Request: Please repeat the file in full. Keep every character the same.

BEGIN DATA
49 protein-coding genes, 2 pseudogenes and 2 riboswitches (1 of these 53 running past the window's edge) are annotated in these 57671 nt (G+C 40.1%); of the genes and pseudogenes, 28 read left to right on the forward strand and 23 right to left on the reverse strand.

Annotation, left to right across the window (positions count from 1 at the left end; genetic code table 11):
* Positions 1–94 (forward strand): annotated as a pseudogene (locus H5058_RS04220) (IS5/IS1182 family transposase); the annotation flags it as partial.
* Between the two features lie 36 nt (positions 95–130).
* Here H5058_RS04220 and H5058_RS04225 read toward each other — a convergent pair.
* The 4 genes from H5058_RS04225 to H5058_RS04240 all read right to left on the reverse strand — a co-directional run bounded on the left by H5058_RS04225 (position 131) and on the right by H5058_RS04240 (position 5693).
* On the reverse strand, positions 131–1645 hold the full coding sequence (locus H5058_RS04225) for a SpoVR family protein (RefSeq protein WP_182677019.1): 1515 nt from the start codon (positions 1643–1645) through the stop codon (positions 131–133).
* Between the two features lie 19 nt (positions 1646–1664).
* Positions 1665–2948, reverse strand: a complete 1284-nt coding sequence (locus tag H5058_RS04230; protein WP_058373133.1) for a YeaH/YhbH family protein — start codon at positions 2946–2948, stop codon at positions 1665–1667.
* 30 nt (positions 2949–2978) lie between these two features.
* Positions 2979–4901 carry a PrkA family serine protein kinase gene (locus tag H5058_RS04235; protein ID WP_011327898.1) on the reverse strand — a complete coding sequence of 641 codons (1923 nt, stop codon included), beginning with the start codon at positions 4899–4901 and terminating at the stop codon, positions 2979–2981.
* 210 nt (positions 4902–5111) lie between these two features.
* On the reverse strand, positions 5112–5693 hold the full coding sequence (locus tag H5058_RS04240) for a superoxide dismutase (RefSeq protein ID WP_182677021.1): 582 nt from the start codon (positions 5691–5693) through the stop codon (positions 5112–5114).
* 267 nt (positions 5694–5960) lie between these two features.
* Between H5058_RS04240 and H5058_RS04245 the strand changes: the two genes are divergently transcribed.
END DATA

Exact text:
49 protein-coding genes, 2 pseudogenes and 2 riboswitches (1 of these 53 running past the window's edge) are annotated in these 57671 nt (G+C 40.1%); of the genes and pseudogenes, 28 read left to right on the forward strand and 23 right to left on the reverse strand.

Annotation, left to right across the window (positions count from 1 at the left end; genetic code table 11):
* Positions 1–94 (forward strand): annotated as a pseudogene (locus H5058_RS04220) (IS5/IS1182 family transposase); the annotation flags it as partial.
* Between the two features lie 36 nt (positions 95–130).
* Here H5058_RS04220 and H5058_RS04225 read toward each other — a convergent pair.
* The 4 genes from H5058_RS04225 to H5058_RS04240 all read right to left on the reverse strand — a co-directional run bounded on the left by H5058_RS04225 (position 131) and on the right by H5058_RS04240 (position 5693).
* On the reverse strand, positions 131–1645 hold the full coding sequence (locus H5058_RS04225) for a SpoVR family protein (RefSeq protein WP_182677019.1): 1515 nt from the start codon (positions 1643–1645) through the stop codon (positions 131–133).
* Between the two features lie 19 nt (positions 1646–1664).
* Positions 1665–2948, reverse strand: a complete 1284-nt coding sequence (locus tag H5058_RS04230; protein WP_058373133.1) for a YeaH/YhbH family protein — start codon at positions 2946–2948, stop codon at positions 1665–1667.
* 30 nt (positions 2949–2978) lie between these two features.
* Positions 2979–4901 carry a PrkA family serine protein kinase gene (locus tag H5058_RS04235; protein ID WP_011327898.1) on the reverse strand — a complete coding sequence of 641 codons (1923 nt, stop codon included), beginning with the start codon at positions 4899–4901 and terminating at the stop codon, positions 2979–2981.
* 210 nt (positions 4902–5111) lie between these two features.
* On the reverse strand, positions 5112–5693 hold the full coding sequence (locus tag H5058_RS04240) for a superoxide dismutase (RefSeq protein ID WP_182677021.1): 582 nt from the start codon (positions 5691–5693) through the stop codon (positions 5112–5114).
* 267 nt (positions 5694–5960) lie between these two features.
* Between H5058_RS04240 and H5058_RS04245 the strand changes: the two genes are divergently transcribed.